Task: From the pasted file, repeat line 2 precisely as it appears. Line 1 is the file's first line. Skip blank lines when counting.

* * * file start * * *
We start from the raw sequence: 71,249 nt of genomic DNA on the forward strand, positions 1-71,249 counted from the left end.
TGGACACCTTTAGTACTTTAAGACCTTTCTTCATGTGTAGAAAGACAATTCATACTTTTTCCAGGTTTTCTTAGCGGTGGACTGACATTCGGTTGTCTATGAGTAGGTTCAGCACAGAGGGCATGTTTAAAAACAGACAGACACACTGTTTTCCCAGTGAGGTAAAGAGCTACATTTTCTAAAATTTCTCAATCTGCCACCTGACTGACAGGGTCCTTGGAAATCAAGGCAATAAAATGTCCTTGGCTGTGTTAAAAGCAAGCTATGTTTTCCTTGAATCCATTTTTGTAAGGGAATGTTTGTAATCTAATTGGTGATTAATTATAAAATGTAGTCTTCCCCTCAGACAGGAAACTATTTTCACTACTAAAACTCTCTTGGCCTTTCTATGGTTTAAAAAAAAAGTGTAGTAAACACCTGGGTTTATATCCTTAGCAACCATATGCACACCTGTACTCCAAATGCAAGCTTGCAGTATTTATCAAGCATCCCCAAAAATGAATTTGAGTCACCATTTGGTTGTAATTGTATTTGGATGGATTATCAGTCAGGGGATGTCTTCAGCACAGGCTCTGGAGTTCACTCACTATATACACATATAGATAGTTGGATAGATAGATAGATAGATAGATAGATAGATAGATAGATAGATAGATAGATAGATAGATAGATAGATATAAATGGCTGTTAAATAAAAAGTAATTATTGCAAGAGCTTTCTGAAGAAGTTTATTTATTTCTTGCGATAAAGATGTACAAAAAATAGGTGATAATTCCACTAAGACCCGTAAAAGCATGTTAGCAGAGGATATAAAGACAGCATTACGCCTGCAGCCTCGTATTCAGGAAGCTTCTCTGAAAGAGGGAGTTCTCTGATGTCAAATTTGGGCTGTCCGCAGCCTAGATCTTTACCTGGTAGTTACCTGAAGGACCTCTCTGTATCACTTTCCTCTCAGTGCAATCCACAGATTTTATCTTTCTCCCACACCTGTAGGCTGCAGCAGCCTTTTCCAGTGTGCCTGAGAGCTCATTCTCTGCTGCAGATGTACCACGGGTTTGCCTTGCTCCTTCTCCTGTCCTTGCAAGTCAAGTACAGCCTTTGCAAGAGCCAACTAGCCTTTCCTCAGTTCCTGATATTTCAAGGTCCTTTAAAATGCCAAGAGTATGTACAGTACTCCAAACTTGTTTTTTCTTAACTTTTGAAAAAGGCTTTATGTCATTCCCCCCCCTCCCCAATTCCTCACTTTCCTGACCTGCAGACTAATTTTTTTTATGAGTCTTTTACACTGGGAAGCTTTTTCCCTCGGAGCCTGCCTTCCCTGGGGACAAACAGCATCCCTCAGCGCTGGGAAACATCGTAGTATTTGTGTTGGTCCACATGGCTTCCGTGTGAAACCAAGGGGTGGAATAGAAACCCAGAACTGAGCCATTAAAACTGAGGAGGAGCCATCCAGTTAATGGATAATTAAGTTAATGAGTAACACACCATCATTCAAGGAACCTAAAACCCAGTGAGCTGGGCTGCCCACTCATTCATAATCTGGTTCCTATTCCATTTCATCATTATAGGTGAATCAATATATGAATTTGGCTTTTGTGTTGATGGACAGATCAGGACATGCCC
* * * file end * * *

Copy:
TGGACACCTTTAGTACTTTAAGACCTTTCTTCATGTGTAGAAAGACAATTCATACTTTTTCCAGGTTTTCTTAGCGGTGGACTGACATTCGGTTGTCTATGAGTAGGTTCAGCACAGAGGGCATGTTTAAAAACAGACAGACACACTGTTTTCCCAGTGAGGTAAAGAGCTACATTTTCTAAAATTTCTCAATCTGCCACCTGACTGACAGGGTCCTTGGAAATCAAGGCAATAAAATGTCCTTGGCTGTGTTAAAAGCAAGCTATGTTTTCCTTGAATCCATTTTTGTAAGGGAATGTTTGTAATCTAATTGGTGATTAATTATAAAATGTAGTCTTCCCCTCAGACAGGAAACTATTTTCACTACTAAAACTCTCTTGGCCTTTCTATGGTTTAAAAAAAAAGTGTAGTAAACACCTGGGTTTATATCCTTAGCAACCATATGCACACCTGTACTCCAAATGCAAGCTTGCAGTATTTATCAAGCATCCCCAAAAATGAATTTGAGTCACCATTTGGTTGTAATTGTATTTGGATGGATTATCAGTCAGGGGATGTCTTCAGCACAGGCTCTGGAGTTCACTCACTATATACACATATAGATAGTTGGATAGATAGATAGATAGATAGATAGATAGATAGATAGATAGATAGATAGATAGATAGATAGATAGATATAAATGGCTGTTAAATAAAAAGTAATTATTGCAAGAGCTTTCTGAAGAAGTTTATTTATTTCTTGCGATAAAGATGTACAAAAAATAGGTGATAATTCCACTAAGACCCGTAAAAGCATGTTAGCAGAGGATATAAAGACAGCATTACGCCTGCAGCCTCGTATTCAGGAAGCTTCTCTGAAAGAGGGAGTTCTCTGATGTCAAATTTGGGCTGTCCGCAGCCTAGATCTTTACCTGGTAGTTACCTGAAGGACCTCTCTGTATCACTTTCCTCTCAGTGCAATCCACAGATTTTATCTTTCTCCCACACCTGTAGGCTGCAGCAGCCTTTTCCAGTGTGCCTGAGAGCTCATTCTCTGCTGCAGATGTACCACGGGTTTGCCTTGCTCCTTCTCCTGTCCTTGCAAGTCAAGTACAGCCTTTGCAAGAGCCAACTAGCCTTTCCTCAGTTCCTGATATTTCAAGGTCCTTTAAAATGCCAAGAGTATGTACAGTACTCCAAACTTGTTTTTTCTTAACTTTTGAAAAAGGCTTTATGTCATTCCCCCCCCTCCCCAATTCCTCACTTTCCTGACCTGCAGACTAATTTTTTTTATGAGTCTTTTACACTGGGAAGCTTTTTCCCTCGGAGCCTGCCTTCCCTGGGGACAAACAGCATCCCTCAGCGCTGGGAAACATCGTAGTATTTGTGTTGGTCCACATGGCTTCCGTGTGAAACCAAGGGGTGGAATAGAAACCCAGAACTGAGCCATTAAAACTGAGGAGGAGCCATCCAGTTAATGGATAATTAAGTTAATGAGTAACACACCATCATTCAAGGAACCTAAAACCCAGTGAGCTGGGCTGCCCACTCATTCATAATCTGGTTCCTATTCCATTTCATCATTATAGGTGAATCAATATATGAATTTGGCTTTTGTGTTGATGGACAGATCAGGACATGCCC